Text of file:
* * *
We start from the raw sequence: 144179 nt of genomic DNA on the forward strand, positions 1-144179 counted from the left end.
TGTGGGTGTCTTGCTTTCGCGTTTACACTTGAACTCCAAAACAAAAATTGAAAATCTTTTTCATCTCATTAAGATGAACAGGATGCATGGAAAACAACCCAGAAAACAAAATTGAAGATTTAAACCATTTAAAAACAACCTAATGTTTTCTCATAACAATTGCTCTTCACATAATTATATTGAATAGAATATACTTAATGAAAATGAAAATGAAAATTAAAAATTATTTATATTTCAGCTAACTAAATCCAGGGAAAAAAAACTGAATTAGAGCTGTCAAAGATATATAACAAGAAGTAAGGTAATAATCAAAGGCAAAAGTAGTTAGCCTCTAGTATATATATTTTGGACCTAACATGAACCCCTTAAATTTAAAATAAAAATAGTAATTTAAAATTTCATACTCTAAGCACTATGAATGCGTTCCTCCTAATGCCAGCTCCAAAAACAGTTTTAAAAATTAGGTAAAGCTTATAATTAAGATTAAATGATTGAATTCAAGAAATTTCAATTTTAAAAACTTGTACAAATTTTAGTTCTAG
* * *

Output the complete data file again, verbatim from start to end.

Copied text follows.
We start from the raw sequence: 144179 nt of genomic DNA on the forward strand, positions 1-144179 counted from the left end.
TGTGGGTGTCTTGCTTTCGCGTTTACACTTGAACTCCAAAACAAAAATTGAAAATCTTTTTCATCTCATTAAGATGAACAGGATGCATGGAAAACAACCCAGAAAACAAAATTGAAGATTTAAACCATTTAAAAACAACCTAATGTTTTCTCATAACAATTGCTCTTCACATAATTATATTGAATAGAATATACTTAATGAAAATGAAAATGAAAATTAAAAATTATTTATATTTCAGCTAACTAAATCCAGGGAAAAAAAACTGAATTAGAGCTGTCAAAGATATATAACAAGAAGTAAGGTAATAATCAAAGGCAAAAGTAGTTAGCCTCTAGTATATATATTTTGGACCTAACATGAACCCCTTAAATTTAAAATAAAAATAGTAATTTAAAATTTCATACTCTAAGCACTATGAATGCGTTCCTCCTAATGCCAGCTCCAAAAACAGTTTTAAAAATTAGGTAAAGCTTATAATTAAGATTAAATGATTGAATTCAAGAAATTTCAATTTTAAAAACTTGTACAAATTTTAGTTCTAG